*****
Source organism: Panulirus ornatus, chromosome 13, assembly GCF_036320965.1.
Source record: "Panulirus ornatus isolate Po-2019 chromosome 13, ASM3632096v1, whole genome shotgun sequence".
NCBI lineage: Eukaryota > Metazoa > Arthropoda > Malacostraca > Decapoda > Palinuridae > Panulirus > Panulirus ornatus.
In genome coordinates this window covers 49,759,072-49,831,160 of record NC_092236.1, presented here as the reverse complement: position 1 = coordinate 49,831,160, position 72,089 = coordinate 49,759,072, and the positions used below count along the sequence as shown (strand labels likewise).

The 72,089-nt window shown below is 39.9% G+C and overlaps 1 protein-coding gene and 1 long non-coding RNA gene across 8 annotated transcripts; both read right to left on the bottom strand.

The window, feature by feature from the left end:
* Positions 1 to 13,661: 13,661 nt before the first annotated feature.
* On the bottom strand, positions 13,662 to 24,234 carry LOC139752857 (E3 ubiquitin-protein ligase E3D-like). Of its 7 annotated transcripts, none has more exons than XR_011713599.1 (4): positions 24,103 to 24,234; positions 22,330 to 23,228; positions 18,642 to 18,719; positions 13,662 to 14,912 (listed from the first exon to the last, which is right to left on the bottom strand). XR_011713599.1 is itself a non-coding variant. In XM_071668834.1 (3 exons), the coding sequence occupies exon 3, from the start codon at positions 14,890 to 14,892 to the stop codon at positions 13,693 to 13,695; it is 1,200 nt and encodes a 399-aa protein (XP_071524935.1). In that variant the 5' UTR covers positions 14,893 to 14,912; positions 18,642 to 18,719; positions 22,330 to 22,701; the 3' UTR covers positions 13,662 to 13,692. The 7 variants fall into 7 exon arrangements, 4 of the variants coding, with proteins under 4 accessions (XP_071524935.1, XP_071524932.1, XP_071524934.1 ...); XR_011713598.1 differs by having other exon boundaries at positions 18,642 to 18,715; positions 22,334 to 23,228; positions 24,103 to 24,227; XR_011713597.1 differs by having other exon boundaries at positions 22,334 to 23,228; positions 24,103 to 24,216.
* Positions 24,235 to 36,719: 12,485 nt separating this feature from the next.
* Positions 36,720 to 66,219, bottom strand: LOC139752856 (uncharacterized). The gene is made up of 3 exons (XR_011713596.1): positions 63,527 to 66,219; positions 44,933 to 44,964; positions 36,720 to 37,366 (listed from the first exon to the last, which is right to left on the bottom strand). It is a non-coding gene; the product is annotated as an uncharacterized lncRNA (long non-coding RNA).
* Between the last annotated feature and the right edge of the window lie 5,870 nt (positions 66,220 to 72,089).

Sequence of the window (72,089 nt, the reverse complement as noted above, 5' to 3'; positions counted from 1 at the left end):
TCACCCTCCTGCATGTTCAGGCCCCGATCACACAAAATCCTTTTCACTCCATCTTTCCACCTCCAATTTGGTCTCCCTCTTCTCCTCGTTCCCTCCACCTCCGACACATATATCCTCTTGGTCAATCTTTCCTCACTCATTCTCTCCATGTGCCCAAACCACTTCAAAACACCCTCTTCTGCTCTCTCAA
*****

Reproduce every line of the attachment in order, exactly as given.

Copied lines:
Source organism: Panulirus ornatus, chromosome 13, assembly GCF_036320965.1.
Source record: "Panulirus ornatus isolate Po-2019 chromosome 13, ASM3632096v1, whole genome shotgun sequence".
NCBI lineage: Eukaryota > Metazoa > Arthropoda > Malacostraca > Decapoda > Palinuridae > Panulirus > Panulirus ornatus.
In genome coordinates this window covers 49,759,072-49,831,160 of record NC_092236.1, presented here as the reverse complement: position 1 = coordinate 49,831,160, position 72,089 = coordinate 49,759,072, and the positions used below count along the sequence as shown (strand labels likewise).

The 72,089-nt window shown below is 39.9% G+C and overlaps 1 protein-coding gene and 1 long non-coding RNA gene across 8 annotated transcripts; both read right to left on the bottom strand.

The window, feature by feature from the left end:
* Positions 1 to 13,661: 13,661 nt before the first annotated feature.
* On the bottom strand, positions 13,662 to 24,234 carry LOC139752857 (E3 ubiquitin-protein ligase E3D-like). Of its 7 annotated transcripts, none has more exons than XR_011713599.1 (4): positions 24,103 to 24,234; positions 22,330 to 23,228; positions 18,642 to 18,719; positions 13,662 to 14,912 (listed from the first exon to the last, which is right to left on the bottom strand). XR_011713599.1 is itself a non-coding variant. In XM_071668834.1 (3 exons), the coding sequence occupies exon 3, from the start codon at positions 14,890 to 14,892 to the stop codon at positions 13,693 to 13,695; it is 1,200 nt and encodes a 399-aa protein (XP_071524935.1). In that variant the 5' UTR covers positions 14,893 to 14,912; positions 18,642 to 18,719; positions 22,330 to 22,701; the 3' UTR covers positions 13,662 to 13,692. The 7 variants fall into 7 exon arrangements, 4 of the variants coding, with proteins under 4 accessions (XP_071524935.1, XP_071524932.1, XP_071524934.1 ...); XR_011713598.1 differs by having other exon boundaries at positions 18,642 to 18,715; positions 22,334 to 23,228; positions 24,103 to 24,227; XR_011713597.1 differs by having other exon boundaries at positions 22,334 to 23,228; positions 24,103 to 24,216.
* Positions 24,235 to 36,719: 12,485 nt separating this feature from the next.
* Positions 36,720 to 66,219, bottom strand: LOC139752856 (uncharacterized). The gene is made up of 3 exons (XR_011713596.1): positions 63,527 to 66,219; positions 44,933 to 44,964; positions 36,720 to 37,366 (listed from the first exon to the last, which is right to left on the bottom strand). It is a non-coding gene; the product is annotated as an uncharacterized lncRNA (long non-coding RNA).
* Between the last annotated feature and the right edge of the window lie 5,870 nt (positions 66,220 to 72,089).

Sequence of the window (72,089 nt, the reverse complement as noted above, 5' to 3'; positions counted from 1 at the left end):
TCACCCTCCTGCATGTTCAGGCCCCGATCACACAAAATCCTTTTCACTCCATCTTTCCACCTCCAATTTGGTCTCCCTCTTCTCCTCGTTCCCTCCACCTCCGACACATATATCCTCTTGGTCAATCTTTCCTCACTCATTCTCTCCATGTGCCCAAACCACTTCAAAACACCCTCTTCTGCTCTCTCAA